Thanks to Accountancy Age for drawing to our attention to the fact that not every country is tightening up on the tax benefits accruing to buy to let landlords.
While British investors are faced with significantly reduced mortgage interest rate tax relief and the end of the automatic 10 per cent wear and tear allowance, the accountants’ magazine has researched the far more generous tax regime down under.
In Australia, all mortgage interest costs can be deducted from earnings and investors are also able to 'negatively gear' their property losses - meaning they can offset any losses on rental property against their other non-property income.
Landlords also receive a 50 per cent reduction on the capital gains tax payable when the property is sold, so long as they have owned it for at least 12 months. In New Zealand, negative gearing is also allowed, and there's no capital gains tax at all.
Accountancy Age says some Australian politicians and pressure groups have lobbied for the negative gearing opportunity to be abolished. But the magazine quotes one tax expert in Australia as saying “there are too many people who have negatively geared properties for it to be a politically sustainable move to abolish it. The government has pretty much ruled it out."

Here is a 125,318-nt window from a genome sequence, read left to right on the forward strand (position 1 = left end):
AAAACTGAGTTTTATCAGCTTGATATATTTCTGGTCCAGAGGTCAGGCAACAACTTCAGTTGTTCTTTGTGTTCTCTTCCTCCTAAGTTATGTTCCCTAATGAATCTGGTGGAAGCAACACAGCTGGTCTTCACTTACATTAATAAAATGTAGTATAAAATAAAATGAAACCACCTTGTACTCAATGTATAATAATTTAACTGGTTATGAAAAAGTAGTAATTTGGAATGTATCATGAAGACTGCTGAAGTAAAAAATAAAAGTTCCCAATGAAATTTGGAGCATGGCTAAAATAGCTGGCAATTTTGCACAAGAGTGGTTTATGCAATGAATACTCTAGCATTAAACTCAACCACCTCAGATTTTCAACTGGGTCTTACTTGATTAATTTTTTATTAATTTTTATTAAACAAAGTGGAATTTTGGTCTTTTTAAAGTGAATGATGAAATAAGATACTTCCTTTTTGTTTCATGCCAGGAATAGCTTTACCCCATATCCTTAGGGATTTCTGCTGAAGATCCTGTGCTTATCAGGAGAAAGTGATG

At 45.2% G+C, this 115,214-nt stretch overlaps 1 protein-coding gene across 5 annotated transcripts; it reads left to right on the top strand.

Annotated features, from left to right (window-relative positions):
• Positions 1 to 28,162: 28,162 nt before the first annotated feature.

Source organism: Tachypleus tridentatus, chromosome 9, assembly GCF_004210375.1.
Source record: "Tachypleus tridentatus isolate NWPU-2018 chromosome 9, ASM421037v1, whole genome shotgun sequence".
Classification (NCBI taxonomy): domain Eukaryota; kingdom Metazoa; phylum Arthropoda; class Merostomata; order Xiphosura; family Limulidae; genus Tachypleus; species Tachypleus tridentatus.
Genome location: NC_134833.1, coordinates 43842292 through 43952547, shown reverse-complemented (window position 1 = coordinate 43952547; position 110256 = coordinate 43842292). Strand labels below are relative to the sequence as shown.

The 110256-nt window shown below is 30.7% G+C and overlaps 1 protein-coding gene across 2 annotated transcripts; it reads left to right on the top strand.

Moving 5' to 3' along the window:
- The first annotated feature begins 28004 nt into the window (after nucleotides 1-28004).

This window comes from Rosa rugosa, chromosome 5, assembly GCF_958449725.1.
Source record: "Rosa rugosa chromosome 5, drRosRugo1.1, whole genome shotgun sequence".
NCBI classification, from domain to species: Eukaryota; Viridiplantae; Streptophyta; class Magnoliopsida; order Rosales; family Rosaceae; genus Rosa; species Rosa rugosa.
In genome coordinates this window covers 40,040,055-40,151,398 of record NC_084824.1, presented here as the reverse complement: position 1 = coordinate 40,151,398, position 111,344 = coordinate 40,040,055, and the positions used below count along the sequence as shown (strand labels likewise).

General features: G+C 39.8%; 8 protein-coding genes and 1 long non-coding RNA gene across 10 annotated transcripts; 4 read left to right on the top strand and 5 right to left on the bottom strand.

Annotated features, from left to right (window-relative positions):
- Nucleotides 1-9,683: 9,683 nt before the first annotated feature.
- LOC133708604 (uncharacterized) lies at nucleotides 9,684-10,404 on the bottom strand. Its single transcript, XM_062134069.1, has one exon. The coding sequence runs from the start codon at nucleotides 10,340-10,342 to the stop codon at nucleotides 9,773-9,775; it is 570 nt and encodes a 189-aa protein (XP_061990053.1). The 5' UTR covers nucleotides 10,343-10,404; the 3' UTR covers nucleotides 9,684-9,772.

Australia has about two million BTL landlords (out of a population of 23 million), with two thirds of those reporting a loss on their property income and making use of negative gearing. A decision by a government in the 1980s to scrap negative gearing was reversed within two years after property groups campaigned hard on the issue, arguing rents were rising as a result of the change.